They could have killed a million people...
Depending on the wind, I might have been one of them. Still, two years later, it's only "likely" that they'll be indicted on criminal charges. From the Toledo Blade via Cyndy:
FirstEnergy Corp. yesterday said its nuclear subsidiary likely will be indicted on criminal charges, accused of misleading federal regulators about the condition of Davis-Besse's reactor head prior to the plant's 2002 shutdown.So while Cheney and Rice were babbling about mushroom clouds over US cities because of a country 8000 miles away which had no nuclear capability, we were only 2/10ths of an inch from a major nuclear disaster less than fifty miles from Detroit, Ann Arbor, Toledo, and numerous other cities.
In a filing with the U.S. Securities and Exchange Commission, FirstEnergy indicated that it received a letter yesterday from the U.S. Attorney's Office in Cleveland stating that prosecutors assigned to the case believe "it is likely that federal charges will be returned against FENOC" by a federal grand jury in Cleveland that has been reviewing evidence for more than a year.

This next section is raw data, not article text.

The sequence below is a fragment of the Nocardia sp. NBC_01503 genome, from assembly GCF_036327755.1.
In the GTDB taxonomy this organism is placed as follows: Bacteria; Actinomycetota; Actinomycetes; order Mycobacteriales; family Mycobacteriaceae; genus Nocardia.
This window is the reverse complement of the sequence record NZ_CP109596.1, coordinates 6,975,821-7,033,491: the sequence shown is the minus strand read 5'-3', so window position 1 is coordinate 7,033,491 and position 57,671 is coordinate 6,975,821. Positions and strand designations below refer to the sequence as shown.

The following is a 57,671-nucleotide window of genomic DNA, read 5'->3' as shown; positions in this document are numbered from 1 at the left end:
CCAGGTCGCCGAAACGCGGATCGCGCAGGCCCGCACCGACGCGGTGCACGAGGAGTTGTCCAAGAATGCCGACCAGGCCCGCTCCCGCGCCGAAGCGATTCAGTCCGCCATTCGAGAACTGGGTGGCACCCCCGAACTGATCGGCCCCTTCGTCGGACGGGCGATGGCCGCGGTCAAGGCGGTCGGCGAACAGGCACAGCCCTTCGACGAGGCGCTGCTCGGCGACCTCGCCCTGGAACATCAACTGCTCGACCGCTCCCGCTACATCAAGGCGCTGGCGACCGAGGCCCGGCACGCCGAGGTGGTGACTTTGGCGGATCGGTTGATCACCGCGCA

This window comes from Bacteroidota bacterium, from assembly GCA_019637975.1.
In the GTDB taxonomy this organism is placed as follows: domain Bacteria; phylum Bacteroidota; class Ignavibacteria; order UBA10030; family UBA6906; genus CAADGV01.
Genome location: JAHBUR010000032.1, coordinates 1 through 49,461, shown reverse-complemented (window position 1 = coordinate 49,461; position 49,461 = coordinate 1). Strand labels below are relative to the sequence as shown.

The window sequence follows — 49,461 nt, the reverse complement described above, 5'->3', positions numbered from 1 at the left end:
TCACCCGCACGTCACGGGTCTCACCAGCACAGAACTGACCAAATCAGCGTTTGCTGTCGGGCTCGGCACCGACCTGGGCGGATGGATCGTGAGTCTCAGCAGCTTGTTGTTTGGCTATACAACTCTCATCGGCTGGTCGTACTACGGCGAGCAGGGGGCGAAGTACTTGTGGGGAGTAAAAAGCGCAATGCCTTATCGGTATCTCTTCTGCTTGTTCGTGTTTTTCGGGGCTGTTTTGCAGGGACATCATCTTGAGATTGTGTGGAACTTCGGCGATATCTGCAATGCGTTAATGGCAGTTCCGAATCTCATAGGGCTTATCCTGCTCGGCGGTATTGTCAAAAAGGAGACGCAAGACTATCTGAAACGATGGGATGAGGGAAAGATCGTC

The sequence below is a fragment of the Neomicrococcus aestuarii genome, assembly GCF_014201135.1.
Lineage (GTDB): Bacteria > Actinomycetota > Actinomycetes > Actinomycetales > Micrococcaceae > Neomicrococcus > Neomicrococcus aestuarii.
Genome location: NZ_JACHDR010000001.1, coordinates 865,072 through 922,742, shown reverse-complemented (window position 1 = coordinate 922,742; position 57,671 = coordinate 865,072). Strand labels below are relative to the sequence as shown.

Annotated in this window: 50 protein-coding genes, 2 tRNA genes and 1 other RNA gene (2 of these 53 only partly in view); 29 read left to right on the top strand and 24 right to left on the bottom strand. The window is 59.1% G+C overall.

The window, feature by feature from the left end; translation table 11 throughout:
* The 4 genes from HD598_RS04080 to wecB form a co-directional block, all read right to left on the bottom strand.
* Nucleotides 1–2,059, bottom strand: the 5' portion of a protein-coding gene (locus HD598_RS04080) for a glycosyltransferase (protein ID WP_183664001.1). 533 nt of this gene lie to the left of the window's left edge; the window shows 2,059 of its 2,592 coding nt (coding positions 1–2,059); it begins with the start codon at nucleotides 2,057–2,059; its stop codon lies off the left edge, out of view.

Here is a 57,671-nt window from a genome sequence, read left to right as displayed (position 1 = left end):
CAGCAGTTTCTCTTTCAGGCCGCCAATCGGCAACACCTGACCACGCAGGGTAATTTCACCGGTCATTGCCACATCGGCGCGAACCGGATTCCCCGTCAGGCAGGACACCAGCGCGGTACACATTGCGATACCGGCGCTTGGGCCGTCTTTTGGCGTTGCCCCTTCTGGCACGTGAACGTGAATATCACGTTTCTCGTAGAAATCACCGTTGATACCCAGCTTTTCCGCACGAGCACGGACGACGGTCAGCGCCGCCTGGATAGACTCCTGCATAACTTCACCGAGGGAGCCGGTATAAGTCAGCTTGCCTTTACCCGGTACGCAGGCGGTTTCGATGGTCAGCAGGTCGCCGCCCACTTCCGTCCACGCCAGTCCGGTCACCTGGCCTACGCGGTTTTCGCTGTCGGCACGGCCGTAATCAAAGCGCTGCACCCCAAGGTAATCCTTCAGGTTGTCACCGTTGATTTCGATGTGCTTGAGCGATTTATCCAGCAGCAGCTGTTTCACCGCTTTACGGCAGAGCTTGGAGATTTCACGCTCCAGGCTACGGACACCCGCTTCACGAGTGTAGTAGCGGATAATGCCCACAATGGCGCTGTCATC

The shutdown revealed a much bigger problem than potential nozzle-head cracks: Davis-Besse's reactor head itself was so corroded that it was a mere two-tenths of an inch from blowing open. It was the worst corrosion in U.S. nuclear history.
NRC officials eventually labeled it the nation's biggest safety lapse since the Three Mile Island Unit 2 meltdown in Pennsylvania in 1979, in part because of doubts over whether emergency safety systems would have worked once radioactive steam had formed.
Rep. Dennis Kucinich (D., Cleveland), whose district is downwind from Davis-Besse, became so incensed that he tried to get FirstEnergy's operating license revoked.
The congressman told The Blade last night that he was pleased by the possibility of FENOC being charged criminally. "They haven't been telling the truth," he said.
He said the utility's history of mismanagement is one of the nation's most underrated stories. "It's all about money in the end. It's not about public safety," Mr. Kucinich said.